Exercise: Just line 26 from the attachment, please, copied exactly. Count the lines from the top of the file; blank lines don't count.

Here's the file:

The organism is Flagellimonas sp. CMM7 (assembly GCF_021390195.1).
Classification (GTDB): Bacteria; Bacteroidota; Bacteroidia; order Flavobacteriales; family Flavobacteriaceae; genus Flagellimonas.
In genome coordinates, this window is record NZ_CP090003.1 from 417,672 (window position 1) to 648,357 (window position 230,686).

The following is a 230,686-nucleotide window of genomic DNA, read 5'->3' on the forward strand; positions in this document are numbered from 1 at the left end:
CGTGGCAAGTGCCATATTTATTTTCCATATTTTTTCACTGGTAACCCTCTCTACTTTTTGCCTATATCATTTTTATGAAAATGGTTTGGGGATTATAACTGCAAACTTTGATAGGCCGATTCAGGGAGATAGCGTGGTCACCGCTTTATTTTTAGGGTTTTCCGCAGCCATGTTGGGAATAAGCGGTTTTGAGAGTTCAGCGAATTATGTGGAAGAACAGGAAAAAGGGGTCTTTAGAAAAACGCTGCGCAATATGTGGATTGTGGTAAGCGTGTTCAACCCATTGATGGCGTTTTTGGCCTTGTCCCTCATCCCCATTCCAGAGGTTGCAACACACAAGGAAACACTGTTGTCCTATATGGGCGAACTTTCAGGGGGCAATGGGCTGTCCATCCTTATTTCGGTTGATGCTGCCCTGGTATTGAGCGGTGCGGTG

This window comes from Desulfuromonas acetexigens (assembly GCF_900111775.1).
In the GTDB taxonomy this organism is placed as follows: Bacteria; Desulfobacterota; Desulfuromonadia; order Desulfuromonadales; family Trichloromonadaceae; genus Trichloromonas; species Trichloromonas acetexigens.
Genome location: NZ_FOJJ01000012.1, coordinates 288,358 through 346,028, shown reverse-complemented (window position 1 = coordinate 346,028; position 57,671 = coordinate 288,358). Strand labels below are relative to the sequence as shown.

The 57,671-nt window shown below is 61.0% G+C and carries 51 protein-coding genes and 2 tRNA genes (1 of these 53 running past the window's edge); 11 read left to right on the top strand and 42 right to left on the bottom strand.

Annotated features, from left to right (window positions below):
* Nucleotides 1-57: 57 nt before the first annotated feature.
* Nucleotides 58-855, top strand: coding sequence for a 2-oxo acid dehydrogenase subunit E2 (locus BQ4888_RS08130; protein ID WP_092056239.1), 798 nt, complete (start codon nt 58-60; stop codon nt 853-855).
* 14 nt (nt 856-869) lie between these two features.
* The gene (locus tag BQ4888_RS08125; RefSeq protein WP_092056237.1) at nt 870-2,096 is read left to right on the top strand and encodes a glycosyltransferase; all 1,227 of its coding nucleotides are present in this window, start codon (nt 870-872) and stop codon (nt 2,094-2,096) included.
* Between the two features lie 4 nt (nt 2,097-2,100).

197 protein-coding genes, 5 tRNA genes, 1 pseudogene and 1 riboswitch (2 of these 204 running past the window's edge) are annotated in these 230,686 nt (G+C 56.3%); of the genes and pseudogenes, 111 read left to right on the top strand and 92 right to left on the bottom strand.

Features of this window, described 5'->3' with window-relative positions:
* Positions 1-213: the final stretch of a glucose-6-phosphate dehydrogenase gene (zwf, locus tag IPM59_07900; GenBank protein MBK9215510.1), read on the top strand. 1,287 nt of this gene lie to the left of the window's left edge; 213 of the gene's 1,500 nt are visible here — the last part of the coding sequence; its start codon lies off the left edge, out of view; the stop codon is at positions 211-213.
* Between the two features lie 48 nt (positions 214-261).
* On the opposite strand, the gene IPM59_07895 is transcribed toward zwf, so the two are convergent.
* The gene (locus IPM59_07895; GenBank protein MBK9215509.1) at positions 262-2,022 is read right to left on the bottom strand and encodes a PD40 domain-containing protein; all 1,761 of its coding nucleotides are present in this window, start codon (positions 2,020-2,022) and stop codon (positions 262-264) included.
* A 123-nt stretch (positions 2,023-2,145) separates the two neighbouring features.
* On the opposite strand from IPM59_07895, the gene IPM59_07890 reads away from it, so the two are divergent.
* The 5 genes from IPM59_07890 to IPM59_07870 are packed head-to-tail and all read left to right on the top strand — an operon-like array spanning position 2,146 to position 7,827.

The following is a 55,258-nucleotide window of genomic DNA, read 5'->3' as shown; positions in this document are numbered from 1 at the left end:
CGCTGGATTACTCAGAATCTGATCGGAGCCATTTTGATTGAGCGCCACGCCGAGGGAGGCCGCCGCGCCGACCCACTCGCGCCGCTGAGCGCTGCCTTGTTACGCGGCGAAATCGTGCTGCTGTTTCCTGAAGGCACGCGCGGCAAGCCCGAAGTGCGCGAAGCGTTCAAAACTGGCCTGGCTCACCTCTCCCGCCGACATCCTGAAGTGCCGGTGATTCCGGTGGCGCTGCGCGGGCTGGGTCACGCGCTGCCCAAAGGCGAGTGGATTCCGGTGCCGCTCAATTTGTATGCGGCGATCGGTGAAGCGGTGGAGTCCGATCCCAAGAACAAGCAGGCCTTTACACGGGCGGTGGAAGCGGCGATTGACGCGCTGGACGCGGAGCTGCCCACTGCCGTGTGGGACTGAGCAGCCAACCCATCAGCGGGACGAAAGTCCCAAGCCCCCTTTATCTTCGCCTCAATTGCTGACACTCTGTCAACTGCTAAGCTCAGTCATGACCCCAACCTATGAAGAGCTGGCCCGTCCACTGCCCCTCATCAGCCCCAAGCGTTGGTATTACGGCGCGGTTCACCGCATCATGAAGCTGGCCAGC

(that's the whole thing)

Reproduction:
CGCTGGATTACTCAGAATCTGATCGGAGCCATTTTGATTGAGCGCCACGCCGAGGGAGGCCGCCGCGCCGACCCACTCGCGCCGCTGAGCGCTGCCTTGTTACGCGGCGAAATCGTGCTGCTGTTTCCTGAAGGCACGCGCGGCAAGCCCGAAGTGCGCGAAGCGTTCAAAACTGGCCTGGCTCACCTCTCCCGCCGACATCCTGAAGTGCCGGTGATTCCGGTGGCGCTGCGCGGGCTGGGTCACGCGCTGCCCAAAGGCGAGTGGATTCCGGTGCCGCTCAATTTGTATGCGGCGATCGGTGAAGCGGTGGAGTCCGATCCCAAGAACAAGCAGGCCTTTACACGGGCGGTGGAAGCGGCGATTGACGCGCTGGACGCGGAGCTGCCCACTGCCGTGTGGGACTGAGCAGCCAACCCATCAGCGGGACGAAAGTCCCAAGCCCCCTTTATCTTCGCCTCAATTGCTGACACTCTGTCAACTGCTAAGCTCAGTCATGACCCCAACCTATGAAGAGCTGGCCCGTCCACTGCCCCTCATCAGCCCCAAGCGTTGGTATTACGGCGCGGTTCACCGCATCATGAAGCTGGCCAGC